Giving Tuesday: hype or help?
11 questions for your brand — with data! — before you jump in
KEVIN L. BROWN
Giving Tuesday has become a “global generosity movement unleashing the power of people and organizations to transform their communities and the world.”
Since launching in 2012 with just $10 million raised, it’s now an international phenomenon with supporters including Bill & Melinda Gates Foundation, Google.org, and more.
But it still may not be the right fit for your brand.
So here are 11 Giving Tuesday questions to ask — with surprising data! — before you jump in feet first.
Are you trying to be findable, before being fundable?
Brands are built from the inside out. So if you don’t have a solid theory of change and strategic plan (being fundable), go do that brand work before marketing communications and positioning strategy (being findable). And before campaigns like Giving Tuesday.
Do you target individual donors in your positioning strategy?
The average gift size on Giving Tuesday is just $150 USD. So if your funding mix is mostly big grants from foundations, high-net-worths, and government — or service fees — perhaps skip it. This day and these donors just aren’t who your brand is for. And that’s OK.
If you do target individual donors, do you typically engage younger ones?
The typical Giving Tuesday donor is younger (average 25 years old!), tech-savvy, and engaged on social media. If this isn’t where your donors hang out, you might be shouting into the void. With millennials contributing 22% of total charitable giving, ensure your demographic and channels align — or refocus your energies.
Is your storytelling on point for Giving Tuesday?
The average donor is bombarded with pleas for help on Giving Tuesday. And more than 10,000 nonprofits participate in this movement. That’s a lot of hashtags. So if your narrative isn’t ready to resonate deeply and immediately, Giving Tuesday might not be your stage.
Can your Global South brand compete in this unfair landscape?
Giving Tuesday touts that the movement stretches across 90 countries. But they also only report “giving in the United States alone totaled $3.1 billion.” We know local and national NGOs receive just 0.4% of all international aid. So Global South brands can — unjustly — expect a fraction of this total.
Is your energy better spent on overall end-of-year giving?
Yes, Giving Tuesday itself can be a nice kickoff for the holiday giving season. But the day itself represents just 3% of most nonprofit fundraising. By comparison, the last three days of the year (December 29, 30, and 31) is 12%. So consider downplaying the noise on this day itself, and focus on a month-long program.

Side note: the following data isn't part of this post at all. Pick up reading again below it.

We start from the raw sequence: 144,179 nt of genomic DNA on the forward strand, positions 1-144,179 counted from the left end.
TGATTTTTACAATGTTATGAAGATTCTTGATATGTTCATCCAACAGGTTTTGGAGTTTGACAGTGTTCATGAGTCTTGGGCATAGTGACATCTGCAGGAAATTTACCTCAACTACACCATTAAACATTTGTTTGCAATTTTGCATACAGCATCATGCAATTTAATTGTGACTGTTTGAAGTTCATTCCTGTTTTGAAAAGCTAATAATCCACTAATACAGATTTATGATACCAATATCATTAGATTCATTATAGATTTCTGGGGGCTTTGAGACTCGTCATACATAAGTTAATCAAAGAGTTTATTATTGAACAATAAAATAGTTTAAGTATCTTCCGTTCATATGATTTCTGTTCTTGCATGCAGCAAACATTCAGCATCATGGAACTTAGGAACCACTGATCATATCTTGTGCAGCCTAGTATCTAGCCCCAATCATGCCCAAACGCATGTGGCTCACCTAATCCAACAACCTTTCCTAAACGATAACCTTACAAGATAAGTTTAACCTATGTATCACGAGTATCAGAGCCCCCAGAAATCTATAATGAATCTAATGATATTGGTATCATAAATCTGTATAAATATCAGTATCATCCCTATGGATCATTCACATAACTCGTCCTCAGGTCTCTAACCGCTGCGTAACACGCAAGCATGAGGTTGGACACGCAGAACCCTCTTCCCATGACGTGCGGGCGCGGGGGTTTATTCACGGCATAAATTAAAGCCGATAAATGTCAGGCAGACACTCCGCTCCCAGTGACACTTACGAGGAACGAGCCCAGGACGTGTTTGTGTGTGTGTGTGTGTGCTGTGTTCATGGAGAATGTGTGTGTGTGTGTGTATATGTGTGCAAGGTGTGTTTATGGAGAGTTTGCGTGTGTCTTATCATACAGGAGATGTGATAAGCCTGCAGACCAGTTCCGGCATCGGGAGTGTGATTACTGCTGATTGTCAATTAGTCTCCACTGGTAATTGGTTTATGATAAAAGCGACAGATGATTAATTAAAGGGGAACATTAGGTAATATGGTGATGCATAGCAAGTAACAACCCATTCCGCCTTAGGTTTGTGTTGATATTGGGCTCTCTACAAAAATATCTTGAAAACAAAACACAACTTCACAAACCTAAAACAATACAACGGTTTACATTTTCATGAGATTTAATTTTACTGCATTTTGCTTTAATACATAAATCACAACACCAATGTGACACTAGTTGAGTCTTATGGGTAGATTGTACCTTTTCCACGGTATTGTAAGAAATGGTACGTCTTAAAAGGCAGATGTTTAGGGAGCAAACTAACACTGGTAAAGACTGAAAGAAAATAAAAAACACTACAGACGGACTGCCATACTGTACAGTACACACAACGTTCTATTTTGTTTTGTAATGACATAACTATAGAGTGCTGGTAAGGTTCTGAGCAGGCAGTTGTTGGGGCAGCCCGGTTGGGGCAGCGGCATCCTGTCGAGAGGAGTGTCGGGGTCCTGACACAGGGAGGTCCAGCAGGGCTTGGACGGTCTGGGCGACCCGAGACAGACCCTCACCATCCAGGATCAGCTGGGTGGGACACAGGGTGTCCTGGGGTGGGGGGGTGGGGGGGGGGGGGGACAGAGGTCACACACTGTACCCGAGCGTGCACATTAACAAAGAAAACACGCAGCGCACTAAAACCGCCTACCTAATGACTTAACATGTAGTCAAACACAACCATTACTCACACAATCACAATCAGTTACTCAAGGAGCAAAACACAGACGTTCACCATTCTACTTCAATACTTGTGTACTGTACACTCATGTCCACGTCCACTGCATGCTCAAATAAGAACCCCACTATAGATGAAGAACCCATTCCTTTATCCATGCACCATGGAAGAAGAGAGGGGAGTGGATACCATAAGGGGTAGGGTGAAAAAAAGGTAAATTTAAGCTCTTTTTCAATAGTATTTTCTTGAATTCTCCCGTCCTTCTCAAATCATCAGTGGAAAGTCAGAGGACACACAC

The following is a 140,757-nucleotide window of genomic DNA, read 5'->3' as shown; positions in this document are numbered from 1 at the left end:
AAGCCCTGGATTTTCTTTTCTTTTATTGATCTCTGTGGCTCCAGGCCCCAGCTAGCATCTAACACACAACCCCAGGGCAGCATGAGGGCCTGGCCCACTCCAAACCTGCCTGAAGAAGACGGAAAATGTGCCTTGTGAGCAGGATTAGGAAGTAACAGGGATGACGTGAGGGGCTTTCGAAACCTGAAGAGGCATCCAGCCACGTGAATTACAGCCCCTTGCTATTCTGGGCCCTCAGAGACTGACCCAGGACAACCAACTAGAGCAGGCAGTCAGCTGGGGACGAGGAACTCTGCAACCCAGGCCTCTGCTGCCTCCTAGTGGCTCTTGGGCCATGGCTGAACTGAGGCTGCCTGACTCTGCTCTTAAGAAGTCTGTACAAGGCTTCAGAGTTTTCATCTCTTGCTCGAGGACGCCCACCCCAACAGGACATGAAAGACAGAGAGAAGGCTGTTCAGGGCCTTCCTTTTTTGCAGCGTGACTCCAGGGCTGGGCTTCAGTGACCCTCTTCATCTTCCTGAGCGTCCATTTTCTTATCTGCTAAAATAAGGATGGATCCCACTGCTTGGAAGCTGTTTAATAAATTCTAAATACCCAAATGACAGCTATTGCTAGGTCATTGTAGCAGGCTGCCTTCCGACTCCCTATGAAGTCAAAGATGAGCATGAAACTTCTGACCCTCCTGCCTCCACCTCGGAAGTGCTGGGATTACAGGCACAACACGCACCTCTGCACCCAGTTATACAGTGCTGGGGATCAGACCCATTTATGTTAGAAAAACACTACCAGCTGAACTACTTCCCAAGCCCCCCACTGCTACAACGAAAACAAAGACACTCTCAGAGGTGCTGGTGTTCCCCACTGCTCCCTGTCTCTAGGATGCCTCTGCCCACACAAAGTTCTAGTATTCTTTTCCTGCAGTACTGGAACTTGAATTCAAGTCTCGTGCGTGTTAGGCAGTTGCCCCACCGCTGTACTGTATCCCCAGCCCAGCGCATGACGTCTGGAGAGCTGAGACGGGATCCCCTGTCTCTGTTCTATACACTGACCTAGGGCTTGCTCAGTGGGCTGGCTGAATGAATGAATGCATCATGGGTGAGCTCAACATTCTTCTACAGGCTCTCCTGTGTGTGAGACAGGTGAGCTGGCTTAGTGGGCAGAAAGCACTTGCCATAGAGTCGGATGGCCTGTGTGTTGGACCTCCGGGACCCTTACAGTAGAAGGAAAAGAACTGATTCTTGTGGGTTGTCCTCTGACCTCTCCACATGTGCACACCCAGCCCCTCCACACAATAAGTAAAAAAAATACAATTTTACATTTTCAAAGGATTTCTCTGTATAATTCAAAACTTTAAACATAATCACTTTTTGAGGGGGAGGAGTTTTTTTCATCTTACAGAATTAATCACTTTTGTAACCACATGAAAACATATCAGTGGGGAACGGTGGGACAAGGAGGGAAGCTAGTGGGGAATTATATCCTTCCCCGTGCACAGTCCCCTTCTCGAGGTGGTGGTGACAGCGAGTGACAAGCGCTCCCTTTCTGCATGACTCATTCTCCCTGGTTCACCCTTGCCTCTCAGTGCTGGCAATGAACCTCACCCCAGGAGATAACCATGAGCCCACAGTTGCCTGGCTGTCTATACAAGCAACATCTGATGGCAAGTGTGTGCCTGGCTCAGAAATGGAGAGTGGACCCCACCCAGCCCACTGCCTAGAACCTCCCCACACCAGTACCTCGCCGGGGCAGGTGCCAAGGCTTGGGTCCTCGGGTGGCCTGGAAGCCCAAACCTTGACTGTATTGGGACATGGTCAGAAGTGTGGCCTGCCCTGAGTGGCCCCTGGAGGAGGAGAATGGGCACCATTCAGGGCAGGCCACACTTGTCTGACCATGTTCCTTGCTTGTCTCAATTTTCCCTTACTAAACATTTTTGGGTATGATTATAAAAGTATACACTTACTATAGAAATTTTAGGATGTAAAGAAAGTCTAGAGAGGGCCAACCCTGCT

“It’s a big day, but not the biggest. Year-end giving tends to be more lucrative. Keep in mind that Giving Tuesday is the beginning of your year-end fundraising, so the best course of action is to embrace the holiday.”
Are you a big enough charity to break through the noise?
Nonprofits with $10 million or more in annual revenue get nearly 60% of the money on Giving Tuesday. No surprise, because they have the marcom teams and ad spend. So if you’re much smaller in size, consider the following question before proceeding.
Is there enough team capacity to pull off a Giving Tuesday campaign?
If you’re a tiny team already stretched thin, keep in mind the average nonprofit raises just $4,800 on Giving Tuesday. That’s catalytic for some of you, but just another drop-in-the-bucket donation for others. And when considering all the staff hours that go into this big day, does the financial return make it worth it?
Do you already execute fundraising campaigns well?
Do you have an optimized donation page? Mobile-friendly website? Email marketing nurturing series after people donate? Analytics to track what’s working and not? An internal rhythm of reviewing KPIs? If the answer is no, Giving Tuesday should not be your first rodeo.
Do you also already have a donor retention strategy?
Even if you do score big on Giving Tuesday, remember that donor retention beats donor acquisition — all day. As every $100 gained is offset by $96 in losses through donor attrition. So don’t go after a ton of new donors on a single day without a plan to keep them.
Does giving and philanthropy mean only money to you?
Philanthropy means love (𝙥𝙝𝙞𝙡) of humanity (𝙖𝙣𝙩𝙝𝙧𝙤𝙥𝙤𝙨). Not love of donations. Giving Tuesday itself boasts that 11 million people donated goods and 10 million volunteered in 2022. So think of other ways to activate your supporters and community beyond donor appeals.
Giving Tuesday has done a lot of good.
However, Giving Tuesday is not for every nonprofit. Not for every fundraising plan.
Despite the hype.
So ditch the herd mentality. Don’t let hype hijack your strategy. Cut through the Giving Tuesday clamor.
Is Giving Tuesday a true ally for your cause, or just an annual distraction?
Champion your brand on your terms, not the calendar’s.
And align with it by choice, not by chorus.
“[Giving Tuesday] creates a sense of obligation where people don’t want to be the one organization that’s left out and they don’t want to accidentally leave anything on the table. As a sector, we’re afraid to look at the opportunity costs of going along with the latest trend and the latest gimmick.”
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